The ongoing rivalry between the Boston Red Sox and New York Yankees came to a head during Game 3 of the American League Championship Series after both dugouts emptied twice due to what some felt was "overly-aggressive" pitching. The ensuing argument was first instigated after Boston ace Pedro Martinez struck Yankees DH Karim Garcia in the back and was fueled by Manny Ramirez who took offense to a high pitch thrown by Roger Clemens. As both dugouts cleared, New York's bench coach Don Zimmer charged at Martinez who promptly reacted by throwing the 72-year-old to the ground. After several minutes of suspended play, both teams went back to business until a second brawl erupted in the Yankees bullpen between Jeff Nelson, Garcia and a member of Fenway Park's grounds crew. Following the 4-3 Yankees victory, Major League Baseball issued fines to Martinez, Ramirez, Garcia and Zimmer while the Boston Police issued additional charges on Garcia and Nelson for their involvement in the bullpen altercation.

In the National League…

The entire baseball world was shocked after one of its most beloved athletes Sammy Sosa was ejected in the first inning of a Chicago Cubs verses Tampa Bay Devil Rays game after umpires found cork in his shattered bat. Sosa, who had also joined the 500-homer club and gained national prominence in 1998 during his home-run battle with Mark McGwire, apologized to fans, his teammates and the commissioner of baseball. Stating that the corked bat had been strictly used for batting practice and mistakenly taken to the plate, Sosa received a 7-game suspension following an appeal. Sosa's other bats, which had been confiscated by security personnel and turned over to major league baseball, showed no signs of tampering. Still, many doubted the integrity of Sammy's previous accomplishments and it would be some time before he would be back in the fan's favor.

Los Angeles Dodgers closer Eric Gagne set a new major league record after converting 55 saves to top Boston's Tom Gordon, who had previously converted 54 in a row from April 19, 1998, to June 5, 1999. Practically "un-hittable" throughout the season, Gagne had increased the velocity on his fastball from 92 MPH to 97 and complemented it with a hard 87-MPH changeup that dropped much like a split-finger pitch. His 41st consecutive win gave him the longest saves streak to start a season in major league history and he also became the first relief pitcher in history to tally 100 more strikeouts (137) than hits allowed (37).

Around the league…

Baltimore Orioles pitcher Steve Bechler collapsed at the team's spring training complex in Fort Lauderdale, Fla., on Feb. 16 and died the next day. Following an autopsy, it was determined that the 23-year-old had suffered a "heart attack-like event" after taking a dietary supplement containing ephedra. His widow later filed a $600 million lawsuit against the manufacturers while bringing national attention to the dangers of using potentially harmful weight loss aids. The lawsuit, filed in U.S. District Court in Fort Lauderdale, called the product Xenadrine RFA-1 a "poisonous cocktail" unsafe for human consumption.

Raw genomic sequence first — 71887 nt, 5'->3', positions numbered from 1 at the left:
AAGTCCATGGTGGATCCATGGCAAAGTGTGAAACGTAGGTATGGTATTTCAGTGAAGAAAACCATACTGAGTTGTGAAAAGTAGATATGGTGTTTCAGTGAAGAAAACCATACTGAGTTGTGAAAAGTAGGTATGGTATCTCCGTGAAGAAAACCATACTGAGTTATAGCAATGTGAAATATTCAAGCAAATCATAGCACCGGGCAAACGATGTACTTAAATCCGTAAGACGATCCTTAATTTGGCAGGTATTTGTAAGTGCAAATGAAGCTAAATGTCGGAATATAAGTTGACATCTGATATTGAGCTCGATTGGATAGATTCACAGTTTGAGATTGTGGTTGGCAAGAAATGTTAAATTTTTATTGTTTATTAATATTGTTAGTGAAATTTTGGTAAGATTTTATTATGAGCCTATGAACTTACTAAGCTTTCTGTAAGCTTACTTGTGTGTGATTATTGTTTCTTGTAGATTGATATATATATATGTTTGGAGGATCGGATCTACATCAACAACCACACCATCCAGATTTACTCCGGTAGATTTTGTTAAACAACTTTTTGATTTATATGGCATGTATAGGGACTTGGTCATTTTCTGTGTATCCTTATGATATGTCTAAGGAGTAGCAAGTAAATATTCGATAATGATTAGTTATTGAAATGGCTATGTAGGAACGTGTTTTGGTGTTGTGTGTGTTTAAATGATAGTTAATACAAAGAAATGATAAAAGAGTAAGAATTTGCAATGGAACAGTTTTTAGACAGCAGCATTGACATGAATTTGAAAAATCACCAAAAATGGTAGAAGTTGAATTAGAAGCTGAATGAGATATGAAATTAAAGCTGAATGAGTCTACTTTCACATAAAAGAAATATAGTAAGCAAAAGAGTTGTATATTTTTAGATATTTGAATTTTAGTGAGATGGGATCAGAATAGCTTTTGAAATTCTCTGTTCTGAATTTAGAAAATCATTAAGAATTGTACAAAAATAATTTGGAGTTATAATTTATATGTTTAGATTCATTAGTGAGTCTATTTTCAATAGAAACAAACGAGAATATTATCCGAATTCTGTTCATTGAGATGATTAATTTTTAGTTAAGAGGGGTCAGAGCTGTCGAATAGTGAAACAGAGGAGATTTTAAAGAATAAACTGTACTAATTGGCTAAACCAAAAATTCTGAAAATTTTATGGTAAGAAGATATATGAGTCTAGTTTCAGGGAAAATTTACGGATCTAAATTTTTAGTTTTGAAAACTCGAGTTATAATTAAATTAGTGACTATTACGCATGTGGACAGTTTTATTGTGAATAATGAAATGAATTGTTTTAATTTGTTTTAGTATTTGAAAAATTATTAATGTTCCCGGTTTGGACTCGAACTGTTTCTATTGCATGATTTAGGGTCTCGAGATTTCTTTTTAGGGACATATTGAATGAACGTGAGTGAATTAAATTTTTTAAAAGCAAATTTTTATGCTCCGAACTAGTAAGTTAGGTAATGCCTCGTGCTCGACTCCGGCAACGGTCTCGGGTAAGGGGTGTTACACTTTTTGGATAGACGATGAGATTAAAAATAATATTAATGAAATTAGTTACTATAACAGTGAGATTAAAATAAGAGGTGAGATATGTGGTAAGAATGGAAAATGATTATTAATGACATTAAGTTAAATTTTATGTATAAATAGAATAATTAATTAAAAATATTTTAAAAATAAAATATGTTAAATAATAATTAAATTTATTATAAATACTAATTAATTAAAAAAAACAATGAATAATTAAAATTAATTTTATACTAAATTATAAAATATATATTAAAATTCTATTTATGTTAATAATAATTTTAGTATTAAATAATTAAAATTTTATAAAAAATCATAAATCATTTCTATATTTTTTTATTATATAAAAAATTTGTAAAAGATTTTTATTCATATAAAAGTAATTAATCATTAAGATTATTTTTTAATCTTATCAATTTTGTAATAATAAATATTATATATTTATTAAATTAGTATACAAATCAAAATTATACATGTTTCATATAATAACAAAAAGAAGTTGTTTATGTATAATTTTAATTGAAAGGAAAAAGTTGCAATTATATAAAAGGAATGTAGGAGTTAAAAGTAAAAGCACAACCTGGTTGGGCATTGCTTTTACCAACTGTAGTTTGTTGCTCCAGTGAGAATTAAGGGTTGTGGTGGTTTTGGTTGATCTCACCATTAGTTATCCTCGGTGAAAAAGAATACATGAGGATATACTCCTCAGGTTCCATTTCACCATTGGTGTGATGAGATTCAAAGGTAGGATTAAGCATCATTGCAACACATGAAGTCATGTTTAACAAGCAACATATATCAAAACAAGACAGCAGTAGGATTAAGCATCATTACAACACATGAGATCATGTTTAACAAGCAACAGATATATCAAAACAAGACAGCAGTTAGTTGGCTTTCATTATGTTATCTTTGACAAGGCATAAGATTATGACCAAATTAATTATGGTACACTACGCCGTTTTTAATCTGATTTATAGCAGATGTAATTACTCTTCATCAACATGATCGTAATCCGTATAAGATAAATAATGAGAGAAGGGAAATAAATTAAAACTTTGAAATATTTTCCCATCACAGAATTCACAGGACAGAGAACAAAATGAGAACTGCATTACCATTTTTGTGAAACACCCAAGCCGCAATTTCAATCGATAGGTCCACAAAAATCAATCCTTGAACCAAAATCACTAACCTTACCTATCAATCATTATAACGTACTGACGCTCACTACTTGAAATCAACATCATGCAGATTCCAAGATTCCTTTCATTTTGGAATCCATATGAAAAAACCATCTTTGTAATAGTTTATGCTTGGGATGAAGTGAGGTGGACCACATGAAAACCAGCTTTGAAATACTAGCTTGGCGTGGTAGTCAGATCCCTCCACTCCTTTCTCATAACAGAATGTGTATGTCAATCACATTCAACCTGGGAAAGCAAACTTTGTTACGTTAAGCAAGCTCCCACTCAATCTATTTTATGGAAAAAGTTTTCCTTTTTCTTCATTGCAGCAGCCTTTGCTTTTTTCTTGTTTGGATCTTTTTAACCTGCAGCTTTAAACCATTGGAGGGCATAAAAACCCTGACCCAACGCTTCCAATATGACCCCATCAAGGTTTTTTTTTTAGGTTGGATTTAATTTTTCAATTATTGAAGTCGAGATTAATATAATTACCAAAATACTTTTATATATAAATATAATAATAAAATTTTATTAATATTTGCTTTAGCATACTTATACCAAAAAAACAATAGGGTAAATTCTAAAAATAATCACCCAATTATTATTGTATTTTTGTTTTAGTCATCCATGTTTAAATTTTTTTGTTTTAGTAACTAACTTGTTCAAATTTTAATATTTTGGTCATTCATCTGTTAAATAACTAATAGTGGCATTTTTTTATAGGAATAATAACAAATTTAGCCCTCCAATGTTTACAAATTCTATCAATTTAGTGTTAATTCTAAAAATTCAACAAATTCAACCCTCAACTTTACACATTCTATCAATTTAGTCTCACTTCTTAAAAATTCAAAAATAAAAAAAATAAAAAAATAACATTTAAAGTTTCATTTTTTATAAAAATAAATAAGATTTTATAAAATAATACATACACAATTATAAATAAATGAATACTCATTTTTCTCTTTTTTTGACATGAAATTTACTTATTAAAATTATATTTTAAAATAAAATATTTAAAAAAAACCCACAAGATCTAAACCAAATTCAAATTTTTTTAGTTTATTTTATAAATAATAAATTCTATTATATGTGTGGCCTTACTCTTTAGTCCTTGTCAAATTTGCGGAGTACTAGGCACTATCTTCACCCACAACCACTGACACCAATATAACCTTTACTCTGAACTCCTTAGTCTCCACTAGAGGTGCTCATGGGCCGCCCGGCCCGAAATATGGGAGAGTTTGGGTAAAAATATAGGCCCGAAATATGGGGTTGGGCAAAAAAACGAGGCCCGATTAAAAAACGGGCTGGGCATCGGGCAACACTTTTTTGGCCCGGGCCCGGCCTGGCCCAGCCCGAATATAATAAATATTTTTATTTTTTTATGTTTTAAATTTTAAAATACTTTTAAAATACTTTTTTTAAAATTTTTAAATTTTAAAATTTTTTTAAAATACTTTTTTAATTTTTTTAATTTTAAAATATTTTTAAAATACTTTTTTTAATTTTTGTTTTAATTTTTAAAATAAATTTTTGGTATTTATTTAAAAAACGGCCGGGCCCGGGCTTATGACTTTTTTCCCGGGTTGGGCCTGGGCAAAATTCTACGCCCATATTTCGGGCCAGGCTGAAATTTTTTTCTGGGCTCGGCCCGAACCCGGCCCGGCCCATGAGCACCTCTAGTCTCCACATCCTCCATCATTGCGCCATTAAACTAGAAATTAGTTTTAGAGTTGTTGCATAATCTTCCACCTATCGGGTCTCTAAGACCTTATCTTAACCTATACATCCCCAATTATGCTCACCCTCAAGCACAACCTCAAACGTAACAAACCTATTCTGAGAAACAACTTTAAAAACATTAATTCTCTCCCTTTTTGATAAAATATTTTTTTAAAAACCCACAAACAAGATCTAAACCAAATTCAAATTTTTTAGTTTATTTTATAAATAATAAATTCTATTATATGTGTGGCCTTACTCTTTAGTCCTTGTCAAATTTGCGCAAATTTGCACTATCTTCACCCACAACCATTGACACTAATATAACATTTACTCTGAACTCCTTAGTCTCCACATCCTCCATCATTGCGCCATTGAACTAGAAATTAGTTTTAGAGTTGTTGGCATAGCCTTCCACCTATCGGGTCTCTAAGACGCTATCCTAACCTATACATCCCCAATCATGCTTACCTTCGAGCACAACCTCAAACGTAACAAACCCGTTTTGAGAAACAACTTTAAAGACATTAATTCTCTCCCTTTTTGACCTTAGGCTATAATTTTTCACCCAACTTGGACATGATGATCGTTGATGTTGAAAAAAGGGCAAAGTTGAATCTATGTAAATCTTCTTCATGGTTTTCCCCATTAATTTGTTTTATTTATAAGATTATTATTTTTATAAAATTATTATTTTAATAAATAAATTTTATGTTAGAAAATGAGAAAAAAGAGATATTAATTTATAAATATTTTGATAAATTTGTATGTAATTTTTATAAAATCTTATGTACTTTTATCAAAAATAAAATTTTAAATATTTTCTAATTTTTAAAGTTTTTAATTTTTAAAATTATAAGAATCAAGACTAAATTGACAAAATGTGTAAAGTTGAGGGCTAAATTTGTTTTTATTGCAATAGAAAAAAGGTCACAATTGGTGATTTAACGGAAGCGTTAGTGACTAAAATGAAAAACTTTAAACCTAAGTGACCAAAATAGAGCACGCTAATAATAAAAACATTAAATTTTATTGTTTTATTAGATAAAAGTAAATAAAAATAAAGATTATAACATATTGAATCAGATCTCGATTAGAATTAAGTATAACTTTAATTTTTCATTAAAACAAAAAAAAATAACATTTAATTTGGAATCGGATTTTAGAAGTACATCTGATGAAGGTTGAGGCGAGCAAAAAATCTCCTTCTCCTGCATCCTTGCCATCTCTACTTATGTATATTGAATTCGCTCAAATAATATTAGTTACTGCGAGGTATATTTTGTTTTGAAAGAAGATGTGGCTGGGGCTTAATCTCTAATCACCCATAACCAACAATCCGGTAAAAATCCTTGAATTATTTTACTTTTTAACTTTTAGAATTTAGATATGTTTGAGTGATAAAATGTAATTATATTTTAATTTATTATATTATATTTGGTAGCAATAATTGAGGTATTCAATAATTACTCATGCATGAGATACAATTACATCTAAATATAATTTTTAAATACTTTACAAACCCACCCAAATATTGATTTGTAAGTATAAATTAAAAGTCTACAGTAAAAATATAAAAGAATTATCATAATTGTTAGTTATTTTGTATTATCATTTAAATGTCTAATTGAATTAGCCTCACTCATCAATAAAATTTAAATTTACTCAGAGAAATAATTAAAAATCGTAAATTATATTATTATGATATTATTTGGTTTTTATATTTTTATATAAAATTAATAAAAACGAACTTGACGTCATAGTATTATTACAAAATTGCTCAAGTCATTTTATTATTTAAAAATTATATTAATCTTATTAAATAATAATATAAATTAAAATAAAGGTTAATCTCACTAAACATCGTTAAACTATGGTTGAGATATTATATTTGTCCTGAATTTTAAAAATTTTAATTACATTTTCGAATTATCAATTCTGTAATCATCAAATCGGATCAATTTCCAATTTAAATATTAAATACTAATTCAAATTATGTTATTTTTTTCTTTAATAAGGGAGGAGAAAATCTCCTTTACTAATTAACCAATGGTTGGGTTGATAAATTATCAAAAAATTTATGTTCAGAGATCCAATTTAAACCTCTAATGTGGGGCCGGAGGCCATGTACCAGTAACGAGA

Major League Baseball's marketing division attempted to restore the fan's faith in the All-Star Game and make amends for the 2002 debacle that had ended in a 7-7 tie after both leagues ran out of available pitchers. To add more meaning to the fledgling exhibition, the 2003 Midsummer Classic slogan read "This Time It Counts" and for the first time in professional baseball history, home-field advantage in the World Series would be granted to the winner. The enticing proposal initially appeared to be more than just a marketing ploy as the last team to overcome the "home-field curse" was the Pittsburgh Pirates, who had beaten the odds (and the Baltimore Orioles) while away in 1979. However, despite winning 7-6, the American League later proved that home-field advantage was overrated after the Florida Marlins toppled the New York Yankees in Game 6 of the World Series at Yankee Stadium.

After years of less-than-stellar ratings, record audiences finally tuned in to the Major League Baseball postseason, making it the most-watched playoffs ever on cable. Fans also flocked to the ballparks setting a new attendance mark with over 1,858,979 tickets sold. Many attributed this renewed interest to the playoff's storybook backdrop that featured two of baseball's most beloved underdogs, the Boston Red Sox and Chicago Cubs. Both teams had surprised the experts by making the post season and each continued to shock their opponents by battling back in their respective leagues time and time again. After surviving the Divisional round, generations of long-suffering fans from both ball clubs reveled in the possibility that the curse of both "The Bambino" and "The Goat" was finally coming to an end. The baseball god's apparently had other plans and both teams fell just five heartbreaking outs short of making it to the Series.

Off the field…

Big business took the witness stand in 2002, as Enron, WorldCom and Xerox were all exposed in major accounting scandals. The total cost of corporate fraud in the United States was estimated at more than 5 trillion dollars, coming in plunging stocks, loss of investments and tax revenue.

Russian President Vladimir Putin signed with U.S. President George W. Bush in Moscow a nuclear disarmament treaty and a strategic partnership agreement. Under the treaty, the two countries pledged to slash their nuclear arsenals by two-thirds.